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Is there a correlation between CPU usage and heat? RAM usage? Other things?

How can software affect overheating in a laptop?

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Note that various "background tasks", wanted and unwanted, can contribute significantly to CPU utilization, and hence heating. Many antivirus products burn quite a bit of CPU/power when running "in background", as do things like the Windows indexer. There are also out-and-out bugs (like the "Vista 50% CPU" problem, and, of course, various malwares that can burn the CPU (and generate heat). You can install Windows "Process Explorer" (MS-distributed tool) on your system to better identify what's burning the CPU. –  Daniel R Hicks Jul 4 '11 at 19:24
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up vote 19 down vote accepted

Is there a correlation between CPU usage and heat?

Yes. Most modern-day computers allow the CPU to "down-throttle" at idle, use less power (thus producing less heat). This is why when building desktops, it is common to "burn in" a CPU by using it at 100% load for a few hours to determine the highest temperature that is hit.

It should also be noted that while core frequency does contribute to heat, this effect is much smaller then how much CPU loading causes the temperature to rise. This is because certain instructions use different electrical pathways in the microprocessor. To give a real-world example here, there have been various power viruses written in the past, which take advantage of this fact to repeatedly execute specific machine code which draws the most power (and thus produces the most heat).

RAM usage?

While RAM usage does correlate with how hot the individual memory chips get, this effect is very insignificant compared to CPU/GPU loading (since the memory is clocked at a constant rate). It is highly unlikely to be the cause of any overheating issues.

Other things?

The other two things that come to mind are the GPU and the motherboard itself. As with the CPU, a GPU can down-throttle at idle, and use less power when not in use (and thus resulting in lower temperatures).

The second thing, the motherboard, heats up due to a variety of things. These can be either significant or insignificant, depending on the motherboard architecture itself. For example, some motherboards allow variable loading on their supplied power to devices, which use high frequency voltage regulators. Under load, the duty cycle and frequency of the voltage regulators ramp up to improve your system's stability (at the cost of more heat).

How can software affect overheating in a laptop?

Software is the primary factor which determines CPU and GPU usage, since software essentially controls these hardware devices. As such, using software which constantly loads the CPU will cause any computer to heat up more then it would at idle.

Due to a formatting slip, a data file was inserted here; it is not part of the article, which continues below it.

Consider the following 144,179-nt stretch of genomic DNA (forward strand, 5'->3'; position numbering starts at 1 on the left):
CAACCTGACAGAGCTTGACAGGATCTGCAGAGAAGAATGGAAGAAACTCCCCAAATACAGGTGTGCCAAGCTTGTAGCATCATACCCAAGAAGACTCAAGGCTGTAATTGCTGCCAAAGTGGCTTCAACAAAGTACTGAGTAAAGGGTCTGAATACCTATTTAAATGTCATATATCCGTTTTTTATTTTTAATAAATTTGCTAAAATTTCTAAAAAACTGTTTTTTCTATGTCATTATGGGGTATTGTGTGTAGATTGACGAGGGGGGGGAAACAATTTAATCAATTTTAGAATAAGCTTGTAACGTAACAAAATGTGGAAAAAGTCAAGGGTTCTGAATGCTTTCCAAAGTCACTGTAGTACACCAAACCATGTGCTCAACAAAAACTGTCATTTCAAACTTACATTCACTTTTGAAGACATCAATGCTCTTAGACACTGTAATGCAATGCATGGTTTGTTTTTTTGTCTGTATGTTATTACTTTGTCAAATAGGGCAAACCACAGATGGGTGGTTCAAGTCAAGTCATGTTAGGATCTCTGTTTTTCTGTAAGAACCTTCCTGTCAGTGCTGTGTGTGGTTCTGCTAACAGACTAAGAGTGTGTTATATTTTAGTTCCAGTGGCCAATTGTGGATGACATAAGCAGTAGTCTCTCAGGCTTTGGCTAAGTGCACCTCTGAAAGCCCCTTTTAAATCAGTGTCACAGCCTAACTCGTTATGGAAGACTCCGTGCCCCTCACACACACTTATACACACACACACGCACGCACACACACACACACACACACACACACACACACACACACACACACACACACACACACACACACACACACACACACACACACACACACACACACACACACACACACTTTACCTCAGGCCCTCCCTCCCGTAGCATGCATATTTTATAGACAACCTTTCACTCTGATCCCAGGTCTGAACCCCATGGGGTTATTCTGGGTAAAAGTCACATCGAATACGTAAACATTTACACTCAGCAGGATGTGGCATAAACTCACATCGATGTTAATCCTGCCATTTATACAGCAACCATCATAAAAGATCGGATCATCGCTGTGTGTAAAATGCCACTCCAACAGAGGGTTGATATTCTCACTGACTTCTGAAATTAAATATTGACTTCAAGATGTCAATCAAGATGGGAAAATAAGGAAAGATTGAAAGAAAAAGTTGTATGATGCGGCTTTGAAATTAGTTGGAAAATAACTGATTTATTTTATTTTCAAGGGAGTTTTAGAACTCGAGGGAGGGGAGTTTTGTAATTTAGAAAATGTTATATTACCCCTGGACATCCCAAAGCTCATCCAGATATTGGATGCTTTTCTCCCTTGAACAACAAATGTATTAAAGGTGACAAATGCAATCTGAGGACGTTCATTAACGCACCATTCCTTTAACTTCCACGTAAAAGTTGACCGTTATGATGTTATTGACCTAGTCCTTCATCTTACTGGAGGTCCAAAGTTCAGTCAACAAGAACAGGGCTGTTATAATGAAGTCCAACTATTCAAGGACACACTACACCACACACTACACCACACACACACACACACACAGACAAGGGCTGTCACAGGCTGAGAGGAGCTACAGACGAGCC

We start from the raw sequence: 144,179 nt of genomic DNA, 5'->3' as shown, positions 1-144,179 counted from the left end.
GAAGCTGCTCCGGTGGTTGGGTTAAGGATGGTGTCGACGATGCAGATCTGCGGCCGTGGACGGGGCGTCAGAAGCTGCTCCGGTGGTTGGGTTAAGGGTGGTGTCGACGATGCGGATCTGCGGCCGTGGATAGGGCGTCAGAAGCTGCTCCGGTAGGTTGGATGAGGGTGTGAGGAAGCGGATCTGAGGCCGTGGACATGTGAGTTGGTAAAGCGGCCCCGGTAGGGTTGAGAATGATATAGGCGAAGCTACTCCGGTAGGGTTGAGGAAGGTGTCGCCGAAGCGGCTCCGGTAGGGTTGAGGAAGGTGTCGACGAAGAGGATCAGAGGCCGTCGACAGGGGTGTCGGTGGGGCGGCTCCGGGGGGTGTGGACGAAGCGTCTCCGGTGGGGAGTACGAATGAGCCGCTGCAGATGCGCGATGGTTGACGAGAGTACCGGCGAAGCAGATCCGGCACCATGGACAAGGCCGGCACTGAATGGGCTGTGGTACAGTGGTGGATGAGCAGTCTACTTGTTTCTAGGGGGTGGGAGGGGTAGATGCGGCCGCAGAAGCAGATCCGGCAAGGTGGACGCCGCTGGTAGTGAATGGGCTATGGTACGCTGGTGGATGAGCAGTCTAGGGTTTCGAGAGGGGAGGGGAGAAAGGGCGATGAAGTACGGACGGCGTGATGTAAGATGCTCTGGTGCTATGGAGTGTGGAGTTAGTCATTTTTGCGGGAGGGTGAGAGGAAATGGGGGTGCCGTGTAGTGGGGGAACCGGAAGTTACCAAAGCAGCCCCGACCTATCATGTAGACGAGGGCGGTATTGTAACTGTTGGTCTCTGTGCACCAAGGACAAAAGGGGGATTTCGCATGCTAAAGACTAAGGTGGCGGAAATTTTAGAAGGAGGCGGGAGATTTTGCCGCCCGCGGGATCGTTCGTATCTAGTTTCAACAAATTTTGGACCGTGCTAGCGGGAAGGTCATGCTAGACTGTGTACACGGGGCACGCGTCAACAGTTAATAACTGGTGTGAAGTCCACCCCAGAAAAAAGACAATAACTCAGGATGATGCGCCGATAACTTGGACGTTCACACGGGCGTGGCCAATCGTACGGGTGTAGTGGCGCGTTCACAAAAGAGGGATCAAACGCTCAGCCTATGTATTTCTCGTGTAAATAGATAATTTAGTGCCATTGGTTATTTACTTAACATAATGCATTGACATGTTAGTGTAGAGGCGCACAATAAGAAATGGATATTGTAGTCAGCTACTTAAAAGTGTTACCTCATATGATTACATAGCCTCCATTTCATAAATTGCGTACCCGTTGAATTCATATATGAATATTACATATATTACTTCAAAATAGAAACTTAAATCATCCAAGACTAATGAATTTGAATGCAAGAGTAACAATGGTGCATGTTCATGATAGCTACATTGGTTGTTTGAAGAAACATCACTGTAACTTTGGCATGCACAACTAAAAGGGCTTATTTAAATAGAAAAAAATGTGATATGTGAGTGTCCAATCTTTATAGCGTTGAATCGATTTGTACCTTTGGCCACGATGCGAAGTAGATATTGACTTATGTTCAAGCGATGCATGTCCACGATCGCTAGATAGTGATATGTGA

The last thing that most people with a laptop do not think of is the power supply (AC adapter or battery). Regardless of the situation, if your computer needs more power for some reason, your battery or your AC adapter will get hotter with the increase in power draw. I only mention this here, however, because this effect is not as significant as those I have listed above.

One more small addition I think is worth mentioning, is that thermal paste loses it's heat conducting properties over time. This is for a variety of reasons (heat exposure, oxidation, evaporation, etc...), but it is an issue nonetheless. Thermal paste has a few years lifespan in a computer, and afterwards, it may be worthwhile to "re-seat" your heatsinks (both in your desktop and laptop) with new thermal paste.

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Comprehensive collection of causes, but you missed: Cooling vents being blocked. A common cause for laptop overheating is placing them on a surface (e.g. cushion) which blocks the vents thus rendering the cooling system inefficient. –  user12889 Jul 4 '11 at 23:26
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Also missed: hard disk drives. They get very, very hot in such tight spots. –  Vinko Vrsalovic Jul 6 '11 at 12:18
    
@Vinko Vrsalovic, while hard drives do create heat, I will argue that it is a negligible amount, even in tight spaces. Most laptop hard drives (and solid state drives, for that matter) draw around 2 Watts under full load. While you do still need adequate cooling, most laptop hard drives (mine included) are pretty much enclosed and rely on passive cooling (i.e. that the chassis temperature of the actual laptop itself is maintained). –  Breakthrough Jul 8 '11 at 16:39
    
Maybe hard drive in your laptop does not heat up a lot, but mine sure does. –  Juozas Kontvainis Aug 18 '11 at 9:23
    
So does mine, 50C when copying ISO files or at full load. –  WindowsEscapist Nov 12 '12 at 18:55
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Put simply, the more complex the task a CPU has to perform, the more power it has to spend in order to solve it quickly, much like driving a car uphill requires more gas. A direct byproduct of this is excess heat.

If your computer is just sat at the desktop, the CPU will only use what it needs to maintain the basic background services and interactivity. If you are doing something very complex like playing modern 3D games or encoding video, power use will ramp up exceptionally.